Art has been an integral part of my life since early childhood. Like most children, I enjoyed drawing and sharing my pictures with family and friends. I was drawing, painting, or doing something artsy almost daily. By middle school, my art was being selected for public showings. I was honored when a painting done in high school was placed in one of the offices of the then new Mental Health Department building of the DC Government in Washington, DC.
Then came college. I had chosen a career in education not art. Was this my mistake? Not really. As a Black female in the early 1970’s, becoming a teacher was a safe and respectable career choice. Besides, I loved working with children. So, after four years of college and armed with a Master of Arts in Special Education, I used the arts (music, poetry, and art) to support my classroom lessons. I found ways to bring more art into the school and support community art. Although art was still there, on the ride with me, my personal expressions with art had taken a back seat in my life.
Imagine how my skills could have progressed had I not stepped away from my art for forty years. I don’t regret my years in the classroom, but I wish I had spent some of my leisure time continuing to nurture my artistic side. Here and there during those forty years I’ve had special requests for a piece of art which I accepted, but again, these were not my personal, introspective expressions.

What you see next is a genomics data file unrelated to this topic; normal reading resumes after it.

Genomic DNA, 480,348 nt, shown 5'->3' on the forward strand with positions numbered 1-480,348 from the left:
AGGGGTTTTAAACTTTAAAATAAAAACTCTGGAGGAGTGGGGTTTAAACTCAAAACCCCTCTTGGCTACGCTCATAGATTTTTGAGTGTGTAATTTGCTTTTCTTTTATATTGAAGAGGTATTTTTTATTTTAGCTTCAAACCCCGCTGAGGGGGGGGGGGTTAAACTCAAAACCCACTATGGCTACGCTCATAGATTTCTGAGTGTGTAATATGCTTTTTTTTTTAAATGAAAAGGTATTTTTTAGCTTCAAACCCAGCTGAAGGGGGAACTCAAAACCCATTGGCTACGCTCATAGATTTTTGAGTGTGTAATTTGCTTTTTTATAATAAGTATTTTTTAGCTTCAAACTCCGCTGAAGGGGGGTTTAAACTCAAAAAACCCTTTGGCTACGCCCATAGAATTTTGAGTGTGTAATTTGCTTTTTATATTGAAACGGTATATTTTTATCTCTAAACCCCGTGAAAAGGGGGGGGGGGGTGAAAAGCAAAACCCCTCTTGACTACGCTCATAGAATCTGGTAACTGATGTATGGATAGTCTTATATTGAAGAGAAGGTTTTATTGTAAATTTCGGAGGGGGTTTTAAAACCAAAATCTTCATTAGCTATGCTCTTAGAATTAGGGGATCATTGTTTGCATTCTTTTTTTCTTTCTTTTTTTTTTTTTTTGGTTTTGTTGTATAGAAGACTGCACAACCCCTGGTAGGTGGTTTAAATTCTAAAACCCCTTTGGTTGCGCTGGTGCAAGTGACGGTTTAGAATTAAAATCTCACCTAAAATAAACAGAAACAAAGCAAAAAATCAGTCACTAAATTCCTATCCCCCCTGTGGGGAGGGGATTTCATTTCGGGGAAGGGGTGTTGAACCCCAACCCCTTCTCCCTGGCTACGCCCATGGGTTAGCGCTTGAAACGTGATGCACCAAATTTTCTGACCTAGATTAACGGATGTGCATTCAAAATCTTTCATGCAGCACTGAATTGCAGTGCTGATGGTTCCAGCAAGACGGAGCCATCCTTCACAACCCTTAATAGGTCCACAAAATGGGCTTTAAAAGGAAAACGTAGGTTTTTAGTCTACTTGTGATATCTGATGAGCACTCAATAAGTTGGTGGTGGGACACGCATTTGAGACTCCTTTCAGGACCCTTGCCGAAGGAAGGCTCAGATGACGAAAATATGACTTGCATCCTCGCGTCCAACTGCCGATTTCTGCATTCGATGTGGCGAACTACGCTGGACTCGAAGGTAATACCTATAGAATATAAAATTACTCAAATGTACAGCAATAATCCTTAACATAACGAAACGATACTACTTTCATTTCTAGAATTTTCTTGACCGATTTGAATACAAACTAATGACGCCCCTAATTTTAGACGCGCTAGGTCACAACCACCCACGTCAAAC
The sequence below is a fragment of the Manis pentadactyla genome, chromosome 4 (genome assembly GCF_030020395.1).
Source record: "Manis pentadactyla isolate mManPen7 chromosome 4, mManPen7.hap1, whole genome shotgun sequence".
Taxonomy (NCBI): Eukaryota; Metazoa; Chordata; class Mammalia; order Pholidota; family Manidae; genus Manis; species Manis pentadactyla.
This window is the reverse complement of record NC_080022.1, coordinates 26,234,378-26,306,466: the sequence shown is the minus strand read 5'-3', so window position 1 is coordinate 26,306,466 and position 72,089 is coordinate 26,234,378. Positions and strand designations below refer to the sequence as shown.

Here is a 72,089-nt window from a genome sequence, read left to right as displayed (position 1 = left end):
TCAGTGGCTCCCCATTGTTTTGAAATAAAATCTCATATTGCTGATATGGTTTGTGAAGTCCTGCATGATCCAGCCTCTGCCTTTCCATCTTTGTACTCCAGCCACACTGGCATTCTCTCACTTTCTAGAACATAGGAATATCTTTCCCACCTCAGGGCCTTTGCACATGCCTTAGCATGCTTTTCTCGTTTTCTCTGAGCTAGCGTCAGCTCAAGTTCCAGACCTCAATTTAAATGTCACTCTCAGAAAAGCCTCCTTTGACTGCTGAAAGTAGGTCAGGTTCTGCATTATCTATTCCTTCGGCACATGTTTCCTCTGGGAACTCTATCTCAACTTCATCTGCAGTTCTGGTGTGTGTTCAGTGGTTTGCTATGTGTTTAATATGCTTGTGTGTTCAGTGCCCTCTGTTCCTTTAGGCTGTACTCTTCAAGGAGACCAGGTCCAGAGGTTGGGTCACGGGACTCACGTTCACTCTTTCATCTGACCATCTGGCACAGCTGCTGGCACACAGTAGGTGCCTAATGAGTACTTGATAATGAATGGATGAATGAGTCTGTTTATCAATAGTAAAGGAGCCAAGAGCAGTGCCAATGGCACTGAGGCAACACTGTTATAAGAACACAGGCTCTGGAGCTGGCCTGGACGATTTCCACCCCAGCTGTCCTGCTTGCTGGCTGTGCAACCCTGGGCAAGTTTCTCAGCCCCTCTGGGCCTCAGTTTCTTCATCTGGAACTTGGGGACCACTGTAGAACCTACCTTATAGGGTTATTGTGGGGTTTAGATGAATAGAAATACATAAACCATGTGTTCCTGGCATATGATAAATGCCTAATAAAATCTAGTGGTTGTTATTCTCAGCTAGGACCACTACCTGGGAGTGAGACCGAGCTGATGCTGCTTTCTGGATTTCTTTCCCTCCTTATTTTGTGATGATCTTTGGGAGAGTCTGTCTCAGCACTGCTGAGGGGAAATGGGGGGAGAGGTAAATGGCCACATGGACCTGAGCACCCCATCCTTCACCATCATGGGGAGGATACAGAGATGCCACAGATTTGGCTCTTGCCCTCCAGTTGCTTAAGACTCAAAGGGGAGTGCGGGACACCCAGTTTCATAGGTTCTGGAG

A few months ago, I pulled out the canvas and bought new paint. It brought great joy to my heart. Don’t push your interests aside. Always make time to do the things you love. Check out my original art at http://betweennaps.net/art .
Well, it has been almost two months since my official retirement date. It didn’t seem any different until last week. As a school teacher, I always had summers off for vacation. This summer was just as it normally is for a summer vacation other than everyone asking me what I was going to do now and what it felt like to be retired. What did they mean? What was I going to do… anything I want to do or nothing at all. Isn’t that what retirement means… ceasing to work?
Anyway, last week summer vacation ended and students returned to the classroom. Now, retirement is real! Now, I feel fully retired. I miss the cheerful greetings and hugs from returning students. I miss getting to know the strengths and weaknesses of new students and creating ways to use the first to overcome the latter. BUT I don’t miss early rising, late evening, and bringing work home. I don’t miss thinking about going to work sick because it’s easier than making lesson plans for a substitute to follow, especially knowing that you will probably need to teach or reteach the material you left because the substitute decides not to follow your plan. I don’t miss working lunches. And I don’t miss the meeting where teachers are introduced to the next educational trend.